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I have a blog in Blogger, so the URL structure is always like this:

www.example.com/2019/01/post.html

The problem is I don't want google to crawl www.example.com/2019 (it shows all posts of 2019) and www.example.com/2019/01 (shows all posts of January).

Is there a way to block this in robots.txt, and allow the individual HTML posts to be crawled?

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Frankly, you're better off not disallowing the two date-related categories in your robots.txt file, and using the noindex meta tags on these category pages (www.example.com/2019/ and www.example.com/2019/01/) instead. It will be less labor-intensive, and ensure that those pages are not in the SERPs. (A robots.txt directive does not guarantee that a page won't be indexed.) Just set the noindex robots meta tag on both category pages:

<meta name="robots" content="noindex, follow">

If you absolutely must use the robots.txt file for this, you can use the Allow directive, which is sometimes referred to as nonstandard in SEO literature. However, as MrWhite points out below, "exactly how the different bots interpret these non-standard additions to robots.txt could warrant further testing," plus you might still get those pages indexed, so the category page level meta tag would be preferable. If you still want to use the robots.txt file, you'd include something like this:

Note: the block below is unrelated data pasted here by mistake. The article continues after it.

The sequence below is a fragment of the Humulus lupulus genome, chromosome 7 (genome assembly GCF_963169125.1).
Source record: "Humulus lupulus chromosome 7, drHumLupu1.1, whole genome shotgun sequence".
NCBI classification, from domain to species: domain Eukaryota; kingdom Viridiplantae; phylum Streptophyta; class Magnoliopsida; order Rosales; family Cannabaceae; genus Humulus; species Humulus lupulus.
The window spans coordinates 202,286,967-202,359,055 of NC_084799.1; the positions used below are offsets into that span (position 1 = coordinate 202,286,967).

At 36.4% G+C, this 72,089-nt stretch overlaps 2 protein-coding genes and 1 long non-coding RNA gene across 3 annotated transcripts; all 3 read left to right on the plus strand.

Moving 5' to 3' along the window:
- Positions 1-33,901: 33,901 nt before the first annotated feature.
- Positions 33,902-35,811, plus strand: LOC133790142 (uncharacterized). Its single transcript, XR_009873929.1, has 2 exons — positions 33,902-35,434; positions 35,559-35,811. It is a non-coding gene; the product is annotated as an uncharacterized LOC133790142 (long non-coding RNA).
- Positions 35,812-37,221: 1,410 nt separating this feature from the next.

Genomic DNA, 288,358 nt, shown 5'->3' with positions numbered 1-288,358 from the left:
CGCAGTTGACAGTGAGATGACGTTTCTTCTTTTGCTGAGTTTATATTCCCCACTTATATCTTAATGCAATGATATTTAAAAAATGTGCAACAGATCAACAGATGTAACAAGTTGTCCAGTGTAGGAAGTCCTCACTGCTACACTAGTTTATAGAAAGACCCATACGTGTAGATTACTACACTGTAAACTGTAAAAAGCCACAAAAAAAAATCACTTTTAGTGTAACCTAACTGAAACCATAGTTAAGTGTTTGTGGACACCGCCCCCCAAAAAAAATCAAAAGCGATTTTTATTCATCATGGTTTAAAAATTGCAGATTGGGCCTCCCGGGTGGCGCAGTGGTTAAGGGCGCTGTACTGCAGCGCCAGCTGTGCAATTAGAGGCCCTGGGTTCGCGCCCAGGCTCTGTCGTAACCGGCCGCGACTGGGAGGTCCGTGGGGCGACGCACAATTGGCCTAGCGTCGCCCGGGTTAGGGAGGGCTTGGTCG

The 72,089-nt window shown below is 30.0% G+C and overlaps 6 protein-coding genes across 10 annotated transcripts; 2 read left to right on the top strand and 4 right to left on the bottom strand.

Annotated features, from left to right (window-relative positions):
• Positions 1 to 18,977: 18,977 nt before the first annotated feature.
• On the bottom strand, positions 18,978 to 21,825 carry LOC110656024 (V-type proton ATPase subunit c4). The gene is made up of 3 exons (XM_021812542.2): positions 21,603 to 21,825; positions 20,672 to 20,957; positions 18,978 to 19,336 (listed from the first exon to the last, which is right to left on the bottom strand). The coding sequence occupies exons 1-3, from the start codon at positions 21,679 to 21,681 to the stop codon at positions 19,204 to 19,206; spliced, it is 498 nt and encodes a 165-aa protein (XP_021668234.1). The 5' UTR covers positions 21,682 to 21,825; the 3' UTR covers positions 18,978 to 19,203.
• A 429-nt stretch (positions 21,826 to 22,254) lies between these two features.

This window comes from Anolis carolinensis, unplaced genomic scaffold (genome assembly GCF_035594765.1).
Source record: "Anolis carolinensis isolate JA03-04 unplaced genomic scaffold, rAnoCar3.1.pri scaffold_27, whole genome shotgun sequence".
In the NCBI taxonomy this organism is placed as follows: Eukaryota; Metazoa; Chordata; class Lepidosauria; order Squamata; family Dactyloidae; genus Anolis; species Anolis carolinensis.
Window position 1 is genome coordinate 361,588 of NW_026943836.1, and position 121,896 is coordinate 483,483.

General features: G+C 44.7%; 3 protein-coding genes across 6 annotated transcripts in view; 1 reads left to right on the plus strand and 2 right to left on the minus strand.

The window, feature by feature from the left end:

User-agent: *  
Allow: /2019/*.html$  
Disallow: /2019/

That would disallow anything in the 2019 folder, including folders for each month. But Googlebot would be able to access anything in that folder that ends with ".html". You'd have to update this every year to keep it current.

This was also addressed on Stack Overflow: https://stackoverflow.com/questions/42882200/robots-txt-disallow-folder-but-allow-files-within-folder

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    "not disallowing the two date-related categories" - I agree. In fact, I would think that if you disallowed the two date-related categories it would negatively affect the crawling/indexing of the "individual HTML posts", as those category pages link to the posts. – MrWhite Aug 6 at 22:13
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    "Allow is obeyed only by Googlebot" - Moz is incorrect/out-of-date here (and would seem to be using a non-authoritative reference?). Whilst Allow: is non-standard, it has been supported by most of the mainstream bots for many years. BingBot certainly does support the Allow: directive. Although exactly how the different bots interpret these non-standard additions to robots.txt could warrant further testing. – MrWhite Aug 6 at 22:15
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    @MrWhite Thank you for pointing out the error re: Allow directive. I should have done more research on that, especially since I relied on Moz for this detail, but Moz is unfortunately not what it used to be. I updated the response to reflect your info. – Henry Visotski Aug 6 at 22:41

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